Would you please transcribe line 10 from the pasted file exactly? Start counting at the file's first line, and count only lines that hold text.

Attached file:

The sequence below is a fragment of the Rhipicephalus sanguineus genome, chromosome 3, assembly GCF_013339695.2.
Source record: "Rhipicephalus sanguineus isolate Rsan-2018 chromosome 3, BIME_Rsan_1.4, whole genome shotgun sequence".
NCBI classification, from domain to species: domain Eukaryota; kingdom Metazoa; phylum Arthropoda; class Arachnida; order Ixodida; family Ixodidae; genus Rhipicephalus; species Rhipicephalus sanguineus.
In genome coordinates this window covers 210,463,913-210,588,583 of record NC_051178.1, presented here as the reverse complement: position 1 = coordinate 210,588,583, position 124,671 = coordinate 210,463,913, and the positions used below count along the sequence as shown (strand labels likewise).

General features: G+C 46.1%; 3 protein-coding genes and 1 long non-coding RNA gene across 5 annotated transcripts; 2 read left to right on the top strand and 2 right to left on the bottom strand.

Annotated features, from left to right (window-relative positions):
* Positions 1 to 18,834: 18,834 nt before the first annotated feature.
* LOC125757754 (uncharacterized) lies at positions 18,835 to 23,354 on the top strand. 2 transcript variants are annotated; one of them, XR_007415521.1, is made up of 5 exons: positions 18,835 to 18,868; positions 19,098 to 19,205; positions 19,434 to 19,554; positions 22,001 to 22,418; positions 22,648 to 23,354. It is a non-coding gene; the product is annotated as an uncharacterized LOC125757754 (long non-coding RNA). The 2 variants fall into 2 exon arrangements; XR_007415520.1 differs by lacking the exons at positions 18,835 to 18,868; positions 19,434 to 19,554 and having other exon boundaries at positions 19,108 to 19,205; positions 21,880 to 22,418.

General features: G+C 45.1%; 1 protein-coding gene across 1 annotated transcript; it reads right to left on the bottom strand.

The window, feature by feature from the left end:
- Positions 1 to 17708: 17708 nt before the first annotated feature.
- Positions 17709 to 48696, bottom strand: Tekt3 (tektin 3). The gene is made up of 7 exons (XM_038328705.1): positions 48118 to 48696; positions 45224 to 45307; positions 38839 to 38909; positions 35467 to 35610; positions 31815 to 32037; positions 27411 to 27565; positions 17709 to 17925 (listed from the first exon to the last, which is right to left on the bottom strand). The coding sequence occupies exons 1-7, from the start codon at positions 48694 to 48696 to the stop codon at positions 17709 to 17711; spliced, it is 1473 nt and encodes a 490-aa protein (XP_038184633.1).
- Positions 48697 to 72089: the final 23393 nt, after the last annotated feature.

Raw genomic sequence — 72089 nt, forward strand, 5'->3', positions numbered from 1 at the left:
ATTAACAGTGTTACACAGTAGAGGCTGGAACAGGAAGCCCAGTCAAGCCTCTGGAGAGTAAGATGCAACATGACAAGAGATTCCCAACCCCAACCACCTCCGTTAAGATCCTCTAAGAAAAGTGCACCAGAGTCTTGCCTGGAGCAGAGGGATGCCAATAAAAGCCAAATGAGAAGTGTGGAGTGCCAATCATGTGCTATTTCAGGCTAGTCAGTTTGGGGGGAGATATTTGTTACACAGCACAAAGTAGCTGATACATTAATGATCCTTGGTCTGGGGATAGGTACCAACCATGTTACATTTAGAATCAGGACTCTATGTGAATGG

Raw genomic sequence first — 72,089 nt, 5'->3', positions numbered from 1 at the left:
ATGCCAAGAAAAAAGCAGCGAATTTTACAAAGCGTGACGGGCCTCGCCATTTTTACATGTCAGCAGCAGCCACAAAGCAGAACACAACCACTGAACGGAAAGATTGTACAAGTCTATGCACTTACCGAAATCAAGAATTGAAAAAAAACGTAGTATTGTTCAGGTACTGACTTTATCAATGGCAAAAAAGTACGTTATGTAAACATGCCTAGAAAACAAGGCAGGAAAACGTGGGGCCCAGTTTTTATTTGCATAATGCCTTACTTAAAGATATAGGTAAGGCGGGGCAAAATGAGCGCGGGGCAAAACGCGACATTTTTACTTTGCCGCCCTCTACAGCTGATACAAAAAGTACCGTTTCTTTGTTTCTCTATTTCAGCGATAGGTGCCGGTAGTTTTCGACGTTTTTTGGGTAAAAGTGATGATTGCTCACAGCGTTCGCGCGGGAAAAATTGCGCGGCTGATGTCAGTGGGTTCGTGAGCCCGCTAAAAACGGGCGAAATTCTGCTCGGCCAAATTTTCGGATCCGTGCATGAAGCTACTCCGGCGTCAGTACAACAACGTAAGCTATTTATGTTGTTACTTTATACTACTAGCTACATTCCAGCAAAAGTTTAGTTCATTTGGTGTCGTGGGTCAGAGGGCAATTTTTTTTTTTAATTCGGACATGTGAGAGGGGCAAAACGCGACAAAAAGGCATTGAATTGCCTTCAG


The window, feature by feature from the left end: